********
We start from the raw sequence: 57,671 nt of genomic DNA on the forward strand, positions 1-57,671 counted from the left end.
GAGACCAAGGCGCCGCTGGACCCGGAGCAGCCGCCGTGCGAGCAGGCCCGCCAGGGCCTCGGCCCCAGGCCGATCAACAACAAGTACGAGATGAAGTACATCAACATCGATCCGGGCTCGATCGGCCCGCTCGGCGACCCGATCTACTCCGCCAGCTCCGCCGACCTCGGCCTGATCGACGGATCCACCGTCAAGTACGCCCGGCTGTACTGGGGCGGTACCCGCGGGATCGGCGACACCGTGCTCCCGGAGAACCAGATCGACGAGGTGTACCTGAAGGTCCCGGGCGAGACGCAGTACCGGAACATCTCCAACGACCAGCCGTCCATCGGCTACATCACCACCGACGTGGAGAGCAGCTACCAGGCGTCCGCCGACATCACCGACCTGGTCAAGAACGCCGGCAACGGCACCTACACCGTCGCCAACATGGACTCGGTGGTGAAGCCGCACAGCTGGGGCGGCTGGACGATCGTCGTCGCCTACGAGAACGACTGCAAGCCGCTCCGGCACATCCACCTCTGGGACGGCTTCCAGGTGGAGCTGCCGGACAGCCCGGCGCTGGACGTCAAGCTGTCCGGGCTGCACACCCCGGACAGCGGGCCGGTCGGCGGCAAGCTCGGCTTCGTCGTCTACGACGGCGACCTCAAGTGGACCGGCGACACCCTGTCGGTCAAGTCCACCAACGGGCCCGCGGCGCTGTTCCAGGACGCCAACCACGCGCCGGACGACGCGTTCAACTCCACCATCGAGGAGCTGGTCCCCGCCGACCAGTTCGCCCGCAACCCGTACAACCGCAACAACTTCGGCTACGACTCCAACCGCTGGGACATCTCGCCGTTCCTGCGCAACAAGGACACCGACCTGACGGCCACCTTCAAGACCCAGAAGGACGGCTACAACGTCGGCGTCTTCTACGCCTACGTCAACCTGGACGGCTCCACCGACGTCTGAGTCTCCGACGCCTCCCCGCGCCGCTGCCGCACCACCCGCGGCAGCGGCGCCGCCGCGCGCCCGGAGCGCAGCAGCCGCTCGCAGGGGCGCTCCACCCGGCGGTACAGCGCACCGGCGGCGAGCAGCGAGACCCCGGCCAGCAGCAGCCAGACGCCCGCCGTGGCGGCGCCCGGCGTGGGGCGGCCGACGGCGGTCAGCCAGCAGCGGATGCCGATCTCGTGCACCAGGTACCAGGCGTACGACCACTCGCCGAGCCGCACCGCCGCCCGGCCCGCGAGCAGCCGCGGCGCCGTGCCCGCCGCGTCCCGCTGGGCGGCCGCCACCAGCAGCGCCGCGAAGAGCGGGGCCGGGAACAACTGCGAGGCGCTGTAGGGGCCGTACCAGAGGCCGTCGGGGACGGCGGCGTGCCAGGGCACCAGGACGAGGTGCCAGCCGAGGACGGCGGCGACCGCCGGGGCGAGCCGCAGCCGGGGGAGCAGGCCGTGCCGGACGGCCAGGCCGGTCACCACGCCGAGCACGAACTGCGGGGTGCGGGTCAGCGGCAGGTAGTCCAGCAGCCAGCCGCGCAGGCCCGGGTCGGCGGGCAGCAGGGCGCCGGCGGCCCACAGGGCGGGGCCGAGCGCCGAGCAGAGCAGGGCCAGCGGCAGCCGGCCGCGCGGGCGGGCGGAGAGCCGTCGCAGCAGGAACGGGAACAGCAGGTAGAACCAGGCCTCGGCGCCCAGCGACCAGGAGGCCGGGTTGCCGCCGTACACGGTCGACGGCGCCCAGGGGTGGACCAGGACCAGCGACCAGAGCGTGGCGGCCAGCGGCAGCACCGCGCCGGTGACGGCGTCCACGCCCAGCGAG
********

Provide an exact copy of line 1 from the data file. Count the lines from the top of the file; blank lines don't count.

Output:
We start from the raw sequence: 57,671 nt of genomic DNA on the forward strand, positions 1-57,671 counted from the left end.